"It became clear that with the pandemic, we really had to identify how we could grow and have the ability to take care of patients without building buildings," said Dr. John Dingilian, Chief Medical Officer at Adventist Health Simi Valley.
Dingilian and his Adventist Health colleagues are the first in Southern California to launch a potential solution called the virtual "hospital at home."
Patients receive acute care from the comfort of their own bed.
"If a patient needs something in the hospital, they press their call light and someone answers immediately," said Stella Riddell, Administrative Director of Nursing Operations. "The same concept holds true to a patient being at home."
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High-tech gadgets such as a tablet and a computerized watch allow staff based at the hospital's command center to monitor a patient's blood pressure, heart rate and oxygen. A rapid response team of physicians, nurses, pharmacists and X-ray techs stand at the ready.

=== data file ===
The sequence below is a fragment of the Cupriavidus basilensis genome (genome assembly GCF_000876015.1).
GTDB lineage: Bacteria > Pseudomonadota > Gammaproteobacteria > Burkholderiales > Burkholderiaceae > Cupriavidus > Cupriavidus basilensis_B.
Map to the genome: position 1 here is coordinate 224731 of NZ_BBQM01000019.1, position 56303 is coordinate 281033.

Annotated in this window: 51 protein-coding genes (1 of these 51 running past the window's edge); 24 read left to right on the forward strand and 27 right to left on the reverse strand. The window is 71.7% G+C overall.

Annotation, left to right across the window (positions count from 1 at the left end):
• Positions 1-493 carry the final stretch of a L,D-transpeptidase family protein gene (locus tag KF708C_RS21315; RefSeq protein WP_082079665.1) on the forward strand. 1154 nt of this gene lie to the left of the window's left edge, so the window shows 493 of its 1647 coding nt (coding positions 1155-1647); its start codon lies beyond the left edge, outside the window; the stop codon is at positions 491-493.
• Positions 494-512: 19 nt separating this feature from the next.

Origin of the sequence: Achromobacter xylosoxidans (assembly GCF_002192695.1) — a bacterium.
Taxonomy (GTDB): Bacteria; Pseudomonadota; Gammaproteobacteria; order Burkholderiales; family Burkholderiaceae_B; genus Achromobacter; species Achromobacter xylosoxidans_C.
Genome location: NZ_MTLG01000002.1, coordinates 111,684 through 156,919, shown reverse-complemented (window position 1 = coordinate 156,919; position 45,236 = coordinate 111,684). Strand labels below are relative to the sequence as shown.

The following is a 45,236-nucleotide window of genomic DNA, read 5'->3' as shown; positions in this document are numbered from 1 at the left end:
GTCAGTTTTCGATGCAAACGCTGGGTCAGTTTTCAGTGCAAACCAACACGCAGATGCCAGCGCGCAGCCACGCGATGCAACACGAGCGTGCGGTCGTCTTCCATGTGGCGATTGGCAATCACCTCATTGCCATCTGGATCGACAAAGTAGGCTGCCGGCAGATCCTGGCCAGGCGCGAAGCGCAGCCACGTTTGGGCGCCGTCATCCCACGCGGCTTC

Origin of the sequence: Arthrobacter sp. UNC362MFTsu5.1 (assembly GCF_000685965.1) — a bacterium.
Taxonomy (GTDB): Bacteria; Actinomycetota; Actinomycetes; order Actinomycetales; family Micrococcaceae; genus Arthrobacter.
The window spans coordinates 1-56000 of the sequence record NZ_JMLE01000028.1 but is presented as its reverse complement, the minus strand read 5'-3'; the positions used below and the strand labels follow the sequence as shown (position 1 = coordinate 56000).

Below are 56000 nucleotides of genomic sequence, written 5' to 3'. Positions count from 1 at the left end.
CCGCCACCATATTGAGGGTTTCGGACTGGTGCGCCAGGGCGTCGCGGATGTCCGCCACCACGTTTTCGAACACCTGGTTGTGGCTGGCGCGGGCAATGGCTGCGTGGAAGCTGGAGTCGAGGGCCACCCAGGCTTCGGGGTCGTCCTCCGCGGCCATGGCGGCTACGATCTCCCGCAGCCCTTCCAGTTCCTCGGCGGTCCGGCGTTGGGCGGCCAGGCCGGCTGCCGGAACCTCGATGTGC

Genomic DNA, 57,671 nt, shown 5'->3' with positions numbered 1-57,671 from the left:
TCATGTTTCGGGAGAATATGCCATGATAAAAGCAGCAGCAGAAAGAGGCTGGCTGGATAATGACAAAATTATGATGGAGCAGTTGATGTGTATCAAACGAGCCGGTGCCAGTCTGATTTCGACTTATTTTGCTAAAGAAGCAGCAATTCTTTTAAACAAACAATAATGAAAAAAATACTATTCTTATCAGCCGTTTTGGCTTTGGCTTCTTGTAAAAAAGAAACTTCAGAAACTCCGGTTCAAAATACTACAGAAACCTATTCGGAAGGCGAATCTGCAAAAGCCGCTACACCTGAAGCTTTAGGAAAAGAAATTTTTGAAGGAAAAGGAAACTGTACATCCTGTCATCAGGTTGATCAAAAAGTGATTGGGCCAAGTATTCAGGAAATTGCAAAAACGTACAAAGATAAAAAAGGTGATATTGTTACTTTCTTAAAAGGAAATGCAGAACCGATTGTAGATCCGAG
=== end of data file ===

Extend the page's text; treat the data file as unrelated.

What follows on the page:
"The system of care is set up so that the patient is in immediate contact with whatever health care service they need," Dingilian said. "We're starting out with diagnoses that we feel we can care for appropriately. Things like cellulitis, early pneumonia, asthma and COPD exacerbations."
Services are billed just like in a hospital. Wi-Fi connections are backed up with fail safes. Nurses say being at home may be just what the doctor ordered.
"They have their animals with them at home," Riddell said. "Family to be supportive who really take care of them. I think that's a huge benefit to really help patients heal faster."
The impact of coronavirus has shown us how we need to be able to expand hospital capacity immediately. Initial Southern California service areas include Glendale, Simi Valley, Los Angeles and Bakersfield.